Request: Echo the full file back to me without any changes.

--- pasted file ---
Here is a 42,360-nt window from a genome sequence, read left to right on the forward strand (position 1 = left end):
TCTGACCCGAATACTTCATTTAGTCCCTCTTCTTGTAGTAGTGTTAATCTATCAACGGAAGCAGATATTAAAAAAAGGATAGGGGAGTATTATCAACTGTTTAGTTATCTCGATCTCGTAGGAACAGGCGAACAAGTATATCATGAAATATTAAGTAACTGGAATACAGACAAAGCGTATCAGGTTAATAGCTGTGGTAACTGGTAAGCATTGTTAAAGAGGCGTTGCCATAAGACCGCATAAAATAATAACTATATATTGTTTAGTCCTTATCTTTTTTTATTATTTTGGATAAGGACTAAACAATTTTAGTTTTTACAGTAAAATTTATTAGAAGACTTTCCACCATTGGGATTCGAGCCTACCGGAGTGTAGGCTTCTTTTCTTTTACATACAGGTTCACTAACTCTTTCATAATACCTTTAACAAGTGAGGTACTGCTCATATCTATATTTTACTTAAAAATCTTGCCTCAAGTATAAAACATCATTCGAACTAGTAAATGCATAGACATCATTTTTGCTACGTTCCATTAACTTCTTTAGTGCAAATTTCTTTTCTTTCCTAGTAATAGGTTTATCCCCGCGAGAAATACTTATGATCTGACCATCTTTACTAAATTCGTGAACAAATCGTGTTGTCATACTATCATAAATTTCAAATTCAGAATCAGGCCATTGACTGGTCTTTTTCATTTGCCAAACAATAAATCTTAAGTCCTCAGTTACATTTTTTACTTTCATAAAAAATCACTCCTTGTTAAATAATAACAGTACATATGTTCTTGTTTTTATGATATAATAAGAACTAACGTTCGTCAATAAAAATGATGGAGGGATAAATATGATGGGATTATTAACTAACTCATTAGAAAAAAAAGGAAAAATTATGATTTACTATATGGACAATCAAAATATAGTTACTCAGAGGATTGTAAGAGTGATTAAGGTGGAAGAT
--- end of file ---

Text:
Here is a 42,360-nt window from a genome sequence, read left to right on the forward strand (position 1 = left end):
TCTGACCCGAATACTTCATTTAGTCCCTCTTCTTGTAGTAGTGTTAATCTATCAACGGAAGCAGATATTAAAAAAAGGATAGGGGAGTATTATCAACTGTTTAGTTATCTCGATCTCGTAGGAACAGGCGAACAAGTATATCATGAAATATTAAGTAACTGGAATACAGACAAAGCGTATCAGGTTAATAGCTGTGGTAACTGGTAAGCATTGTTAAAGAGGCGTTGCCATAAGACCGCATAAAATAATAACTATATATTGTTTAGTCCTTATCTTTTTTTATTATTTTGGATAAGGACTAAACAATTTTAGTTTTTACAGTAAAATTTATTAGAAGACTTTCCACCATTGGGATTCGAGCCTACCGGAGTGTAGGCTTCTTTTCTTTTACATACAGGTTCACTAACTCTTTCATAATACCTTTAACAAGTGAGGTACTGCTCATATCTATATTTTACTTAAAAATCTTGCCTCAAGTATAAAACATCATTCGAACTAGTAAATGCATAGACATCATTTTTGCTACGTTCCATTAACTTCTTTAGTGCAAATTTCTTTTCTTTCCTAGTAATAGGTTTATCCCCGCGAGAAATACTTATGATCTGACCATCTTTACTAAATTCGTGAACAAATCGTGTTGTCATACTATCATAAATTTCAAATTCAGAATCAGGCCATTGACTGGTCTTTTTCATTTGCCAAACAATAAATCTTAAGTCCTCAGTTACATTTTTTACTTTCATAAAAAATCACTCCTTGTTAAATAATAACAGTACATATGTTCTTGTTTTTATGATATAATAAGAACTAACGTTCGTCAATAAAAATGATGGAGGGATAAATATGATGGGATTATTAACTAACTCATTAGAAAAAAAAGGAAAAATTATGATTTACTATATGGACAATCAAAATATAGTTACTCAGAGGATTGTAAGAGTGATTAAGGTGGAAGAT